Checking In On Andy Enfield and USC

Posted by Andrew Murawa (@AMurawa) on November 26th, 2013

In all likelihood, the last time you saw USC play, if at all, was on opening night when the Trojans put on a public display of masonry in a 13-point loss at Utah State. Since then the Trojans have taken care of business against four overmatched teams, and were it not for some Lane Kiffin-like quotes from the team’s new head coach Andy Enfield, you could say that the team was flying a bit under the radar. But since Enfield was one of the bigger stories in the preseason Pac-12 chatter, it is high time we check in with USC and see what kind of progress his team is making in the first year of Dunk City West.

Other Than Some Eyebrow-Raising Comments, Andy Enfield's Program Has Been Off The Radar (Kirby Lee, USA Today Sports)

Other Than Some Eyebrow-Raising Comments, Andy Enfield’s Program Has Been Off The Radar (Kirby Lee, USA Today Sports)

The biggest news is that leading returning scorer J.T. Terrell has been declared academically ineligible for the fall semester, meaning he’s got to take care of business between now and final exams in order to have a chance to get back for the spring semester. Given his shaky history off the court, there’s a legitimate possibility that won’t happen. In the short term, this obviously hurts the Trojans’ chances, especially as they head to the Battle 4 Atlantis later this week. An athletic wing with an affinity for jacking up quick shots, Terrell is one of the few guys on the USC roster who seems to fit snugly into Enfield’s system. But as a senior, it wouldn’t kill his long-term plans if Terrell never plays another minute in Troy. The big picture view is that Enfield is spending this year playing a lot of guys and seeing who fits in for the future. And if Terrell isn’t around to join the team, that’s just more minutes to give to younger guys with an opportunity to improve.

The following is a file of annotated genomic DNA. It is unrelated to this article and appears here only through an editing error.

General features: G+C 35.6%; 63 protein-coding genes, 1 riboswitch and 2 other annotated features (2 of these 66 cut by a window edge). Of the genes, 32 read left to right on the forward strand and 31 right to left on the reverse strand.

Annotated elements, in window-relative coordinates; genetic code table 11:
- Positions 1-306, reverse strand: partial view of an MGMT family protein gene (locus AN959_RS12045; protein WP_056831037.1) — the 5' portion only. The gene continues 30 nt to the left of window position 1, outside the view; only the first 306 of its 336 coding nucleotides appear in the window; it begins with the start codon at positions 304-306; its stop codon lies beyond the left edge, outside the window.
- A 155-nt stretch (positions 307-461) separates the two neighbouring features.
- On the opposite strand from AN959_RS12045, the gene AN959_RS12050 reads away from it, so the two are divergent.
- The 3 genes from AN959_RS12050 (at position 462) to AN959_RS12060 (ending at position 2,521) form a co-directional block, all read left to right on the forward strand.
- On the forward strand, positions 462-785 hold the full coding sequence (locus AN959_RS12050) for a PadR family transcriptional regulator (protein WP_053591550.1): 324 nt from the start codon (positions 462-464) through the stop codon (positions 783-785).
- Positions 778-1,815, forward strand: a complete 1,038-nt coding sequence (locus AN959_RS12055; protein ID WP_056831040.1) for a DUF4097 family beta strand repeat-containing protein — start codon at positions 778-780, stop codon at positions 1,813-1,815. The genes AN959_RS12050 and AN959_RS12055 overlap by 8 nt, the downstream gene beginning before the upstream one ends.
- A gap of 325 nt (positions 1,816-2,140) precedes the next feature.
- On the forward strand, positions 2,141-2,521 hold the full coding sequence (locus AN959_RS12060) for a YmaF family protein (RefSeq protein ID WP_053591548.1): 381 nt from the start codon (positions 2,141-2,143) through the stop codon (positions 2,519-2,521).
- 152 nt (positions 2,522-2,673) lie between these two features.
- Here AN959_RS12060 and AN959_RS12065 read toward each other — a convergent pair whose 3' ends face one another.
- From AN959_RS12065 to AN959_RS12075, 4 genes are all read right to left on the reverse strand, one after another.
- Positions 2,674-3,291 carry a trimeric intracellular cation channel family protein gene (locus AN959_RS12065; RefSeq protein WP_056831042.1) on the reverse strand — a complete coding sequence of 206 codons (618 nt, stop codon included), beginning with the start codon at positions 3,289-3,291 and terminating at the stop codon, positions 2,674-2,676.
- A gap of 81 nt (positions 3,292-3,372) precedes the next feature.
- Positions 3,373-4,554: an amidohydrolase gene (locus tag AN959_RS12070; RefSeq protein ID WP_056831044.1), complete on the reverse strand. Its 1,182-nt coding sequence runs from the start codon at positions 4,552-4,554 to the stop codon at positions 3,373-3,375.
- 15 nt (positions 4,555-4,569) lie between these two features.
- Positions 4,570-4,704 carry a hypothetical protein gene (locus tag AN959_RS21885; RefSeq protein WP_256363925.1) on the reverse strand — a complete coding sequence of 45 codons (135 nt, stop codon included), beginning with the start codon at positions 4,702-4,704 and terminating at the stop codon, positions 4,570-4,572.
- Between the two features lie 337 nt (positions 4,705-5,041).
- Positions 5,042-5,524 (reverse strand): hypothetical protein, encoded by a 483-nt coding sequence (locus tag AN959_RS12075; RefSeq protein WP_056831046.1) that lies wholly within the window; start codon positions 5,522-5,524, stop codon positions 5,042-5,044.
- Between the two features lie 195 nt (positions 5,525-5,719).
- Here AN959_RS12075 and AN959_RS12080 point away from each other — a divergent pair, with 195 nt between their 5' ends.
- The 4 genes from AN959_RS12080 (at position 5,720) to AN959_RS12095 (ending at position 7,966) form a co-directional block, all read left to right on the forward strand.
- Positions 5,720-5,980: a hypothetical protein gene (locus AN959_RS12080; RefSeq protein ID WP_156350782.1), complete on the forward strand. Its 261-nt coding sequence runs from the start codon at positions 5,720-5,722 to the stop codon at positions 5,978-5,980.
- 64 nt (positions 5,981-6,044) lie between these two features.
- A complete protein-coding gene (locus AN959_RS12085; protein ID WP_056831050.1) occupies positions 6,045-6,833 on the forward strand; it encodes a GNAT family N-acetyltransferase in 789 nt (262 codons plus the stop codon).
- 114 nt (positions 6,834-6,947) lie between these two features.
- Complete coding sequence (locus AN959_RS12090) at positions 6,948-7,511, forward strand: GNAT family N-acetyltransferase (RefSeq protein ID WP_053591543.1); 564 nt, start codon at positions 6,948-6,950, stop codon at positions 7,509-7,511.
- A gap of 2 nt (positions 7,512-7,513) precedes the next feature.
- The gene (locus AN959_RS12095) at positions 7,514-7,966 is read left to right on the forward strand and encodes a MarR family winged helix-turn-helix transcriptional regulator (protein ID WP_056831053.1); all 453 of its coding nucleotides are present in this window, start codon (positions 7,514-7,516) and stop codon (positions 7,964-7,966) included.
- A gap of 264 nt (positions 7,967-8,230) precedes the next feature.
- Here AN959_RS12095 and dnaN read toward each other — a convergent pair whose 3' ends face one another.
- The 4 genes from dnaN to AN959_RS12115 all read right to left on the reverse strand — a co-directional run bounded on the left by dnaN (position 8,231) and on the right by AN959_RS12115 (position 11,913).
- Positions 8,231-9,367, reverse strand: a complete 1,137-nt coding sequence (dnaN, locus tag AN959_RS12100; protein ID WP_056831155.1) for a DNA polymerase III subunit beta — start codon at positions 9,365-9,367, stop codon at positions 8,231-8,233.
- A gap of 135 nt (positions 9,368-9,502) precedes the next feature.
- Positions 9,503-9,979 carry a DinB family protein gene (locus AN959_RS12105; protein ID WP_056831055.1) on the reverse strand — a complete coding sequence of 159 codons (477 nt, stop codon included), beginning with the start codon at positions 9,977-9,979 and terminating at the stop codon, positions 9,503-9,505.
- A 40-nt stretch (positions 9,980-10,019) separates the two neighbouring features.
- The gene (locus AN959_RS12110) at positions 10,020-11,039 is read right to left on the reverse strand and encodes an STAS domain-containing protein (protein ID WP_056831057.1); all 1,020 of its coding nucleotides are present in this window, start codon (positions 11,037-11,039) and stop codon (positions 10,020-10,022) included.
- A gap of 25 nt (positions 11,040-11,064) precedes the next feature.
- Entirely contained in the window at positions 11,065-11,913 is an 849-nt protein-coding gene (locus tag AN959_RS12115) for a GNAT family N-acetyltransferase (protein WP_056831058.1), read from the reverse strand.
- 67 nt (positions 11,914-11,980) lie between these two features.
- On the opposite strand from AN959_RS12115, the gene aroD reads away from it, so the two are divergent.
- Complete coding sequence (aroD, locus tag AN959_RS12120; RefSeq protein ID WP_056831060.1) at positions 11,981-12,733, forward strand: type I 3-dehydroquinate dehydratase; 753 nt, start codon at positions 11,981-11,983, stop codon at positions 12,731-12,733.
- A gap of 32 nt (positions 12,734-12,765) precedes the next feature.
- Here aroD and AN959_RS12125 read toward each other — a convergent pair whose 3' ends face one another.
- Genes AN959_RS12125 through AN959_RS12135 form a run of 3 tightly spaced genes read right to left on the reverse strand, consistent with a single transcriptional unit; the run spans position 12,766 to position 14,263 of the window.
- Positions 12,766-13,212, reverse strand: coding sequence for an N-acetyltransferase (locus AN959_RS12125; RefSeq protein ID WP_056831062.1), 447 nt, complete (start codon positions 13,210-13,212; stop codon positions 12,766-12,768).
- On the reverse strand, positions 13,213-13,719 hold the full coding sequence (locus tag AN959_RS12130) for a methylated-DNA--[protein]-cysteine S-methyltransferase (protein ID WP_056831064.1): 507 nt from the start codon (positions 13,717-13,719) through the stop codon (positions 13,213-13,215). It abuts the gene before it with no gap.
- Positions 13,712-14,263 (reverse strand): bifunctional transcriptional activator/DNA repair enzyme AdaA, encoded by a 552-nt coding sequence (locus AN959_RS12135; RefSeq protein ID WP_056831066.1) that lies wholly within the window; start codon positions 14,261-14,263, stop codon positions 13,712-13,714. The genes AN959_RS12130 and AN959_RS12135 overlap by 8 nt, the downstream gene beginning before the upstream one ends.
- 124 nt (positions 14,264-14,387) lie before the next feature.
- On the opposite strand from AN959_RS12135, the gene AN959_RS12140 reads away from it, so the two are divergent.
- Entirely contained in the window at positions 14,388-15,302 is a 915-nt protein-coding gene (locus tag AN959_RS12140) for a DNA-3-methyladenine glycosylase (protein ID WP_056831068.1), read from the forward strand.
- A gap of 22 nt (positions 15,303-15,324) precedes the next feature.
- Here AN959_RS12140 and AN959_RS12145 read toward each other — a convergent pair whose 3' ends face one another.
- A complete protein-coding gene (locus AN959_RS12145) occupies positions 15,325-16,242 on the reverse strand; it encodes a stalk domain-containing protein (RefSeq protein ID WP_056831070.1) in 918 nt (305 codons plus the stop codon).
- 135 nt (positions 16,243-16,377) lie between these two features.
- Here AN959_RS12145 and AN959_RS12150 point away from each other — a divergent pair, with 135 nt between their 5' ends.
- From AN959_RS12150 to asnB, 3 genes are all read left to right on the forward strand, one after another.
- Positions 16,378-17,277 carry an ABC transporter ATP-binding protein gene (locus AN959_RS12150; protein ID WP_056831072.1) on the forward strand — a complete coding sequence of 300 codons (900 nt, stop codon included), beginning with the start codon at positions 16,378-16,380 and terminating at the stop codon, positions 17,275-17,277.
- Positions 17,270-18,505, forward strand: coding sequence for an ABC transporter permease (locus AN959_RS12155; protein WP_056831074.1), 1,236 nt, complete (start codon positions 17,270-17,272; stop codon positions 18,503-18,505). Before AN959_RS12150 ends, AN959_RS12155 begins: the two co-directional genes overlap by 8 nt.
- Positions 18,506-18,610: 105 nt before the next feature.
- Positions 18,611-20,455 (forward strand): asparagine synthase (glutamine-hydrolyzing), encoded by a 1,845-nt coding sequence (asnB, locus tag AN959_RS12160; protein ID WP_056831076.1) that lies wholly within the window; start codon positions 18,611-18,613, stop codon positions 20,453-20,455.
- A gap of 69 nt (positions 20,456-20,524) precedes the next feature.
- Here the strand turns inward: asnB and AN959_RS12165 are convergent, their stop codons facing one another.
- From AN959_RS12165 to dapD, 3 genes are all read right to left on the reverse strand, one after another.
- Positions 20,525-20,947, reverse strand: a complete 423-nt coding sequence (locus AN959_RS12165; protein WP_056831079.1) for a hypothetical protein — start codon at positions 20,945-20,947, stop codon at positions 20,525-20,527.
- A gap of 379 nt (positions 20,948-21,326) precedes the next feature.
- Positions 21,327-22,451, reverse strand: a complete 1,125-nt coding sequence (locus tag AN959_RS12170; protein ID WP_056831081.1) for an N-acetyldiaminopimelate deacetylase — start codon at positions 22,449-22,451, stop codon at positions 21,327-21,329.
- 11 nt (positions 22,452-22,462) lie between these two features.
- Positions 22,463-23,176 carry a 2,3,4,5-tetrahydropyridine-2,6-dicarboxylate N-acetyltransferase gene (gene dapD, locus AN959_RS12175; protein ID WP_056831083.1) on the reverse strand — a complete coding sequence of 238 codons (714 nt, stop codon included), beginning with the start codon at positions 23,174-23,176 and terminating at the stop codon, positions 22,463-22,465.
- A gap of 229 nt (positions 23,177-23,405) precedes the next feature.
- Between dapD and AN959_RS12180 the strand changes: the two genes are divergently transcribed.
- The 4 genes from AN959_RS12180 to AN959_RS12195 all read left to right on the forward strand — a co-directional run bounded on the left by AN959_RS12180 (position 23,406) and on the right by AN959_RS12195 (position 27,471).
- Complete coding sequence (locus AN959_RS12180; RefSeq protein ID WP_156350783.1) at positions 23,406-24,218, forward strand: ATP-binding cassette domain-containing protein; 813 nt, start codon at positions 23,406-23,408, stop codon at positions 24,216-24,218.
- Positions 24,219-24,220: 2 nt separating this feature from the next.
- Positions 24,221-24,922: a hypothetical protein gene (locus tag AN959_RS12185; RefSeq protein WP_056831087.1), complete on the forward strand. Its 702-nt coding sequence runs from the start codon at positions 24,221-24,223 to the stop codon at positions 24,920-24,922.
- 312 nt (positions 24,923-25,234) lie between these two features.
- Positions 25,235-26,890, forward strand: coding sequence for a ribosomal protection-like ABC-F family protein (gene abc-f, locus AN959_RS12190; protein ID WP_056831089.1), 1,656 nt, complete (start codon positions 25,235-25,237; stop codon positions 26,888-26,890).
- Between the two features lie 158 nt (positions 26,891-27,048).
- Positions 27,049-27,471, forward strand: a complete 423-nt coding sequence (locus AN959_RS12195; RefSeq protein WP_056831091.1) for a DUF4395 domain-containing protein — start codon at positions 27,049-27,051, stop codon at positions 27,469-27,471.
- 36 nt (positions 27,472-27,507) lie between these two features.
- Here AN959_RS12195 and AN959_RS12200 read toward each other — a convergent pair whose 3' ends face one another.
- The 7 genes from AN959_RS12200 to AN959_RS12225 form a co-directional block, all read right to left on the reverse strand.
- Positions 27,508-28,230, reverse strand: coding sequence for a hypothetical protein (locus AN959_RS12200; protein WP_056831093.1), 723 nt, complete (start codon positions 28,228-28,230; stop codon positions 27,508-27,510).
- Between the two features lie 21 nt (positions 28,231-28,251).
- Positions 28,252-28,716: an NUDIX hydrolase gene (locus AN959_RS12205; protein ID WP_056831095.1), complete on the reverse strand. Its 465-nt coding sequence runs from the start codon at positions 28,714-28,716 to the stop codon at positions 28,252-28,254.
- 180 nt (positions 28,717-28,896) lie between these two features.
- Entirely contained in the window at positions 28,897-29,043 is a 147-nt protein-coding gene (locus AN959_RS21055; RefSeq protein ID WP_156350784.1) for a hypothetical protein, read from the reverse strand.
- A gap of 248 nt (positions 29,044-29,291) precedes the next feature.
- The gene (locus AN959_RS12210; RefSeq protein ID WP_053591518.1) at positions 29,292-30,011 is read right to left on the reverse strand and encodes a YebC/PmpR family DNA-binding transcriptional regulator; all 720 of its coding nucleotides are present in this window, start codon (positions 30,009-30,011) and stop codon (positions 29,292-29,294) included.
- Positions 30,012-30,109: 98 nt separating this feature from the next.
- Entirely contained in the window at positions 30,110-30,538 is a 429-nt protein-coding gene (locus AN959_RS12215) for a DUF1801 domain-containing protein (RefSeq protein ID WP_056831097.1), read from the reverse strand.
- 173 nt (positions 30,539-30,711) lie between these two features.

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Pac-12 Team Preview: USC Trojans

Posted by AMurawa on October 21st, 2013

Today we begin unveiling our team-by-team breakdowns, in roughly the reverse order of where we expect these teams to finish in the conference standings.

USC Trojans

Strengths. Energy and experience. New head coach Andy Enfield brings to the program a swagger that has been largely missing from this USC program about as long as guys like Daniel Hackett, Taj Gibson and Demar DeRozan have. He’s trying to carve out an identity for the Trojan basketball program as a fun place to play and a fun team to watch. And while guys like Jio Fontan, Eric Wise, Dewayne Dedmon and Aaron Fuller are now gone from the program, Enfield does have a crew with a decent level of experience. J.T Terrell, the team’s leading returning scorer, newly eligible point guard Pe’Shon Howard, and seven-footers Omar Oraby and D.J. Haley are all seniors – and seniors who have been around the block a time or two. Throw in Byron Wesley in his third season on the USC campus and there’s a quality bunch of players who know their way around major college basketball.

J.T. Terrell Is Just One Of Four USC Seniors With Plenty of Experience

J.T. Terrell Is Just One Of Four USC Seniors With Plenty of Experience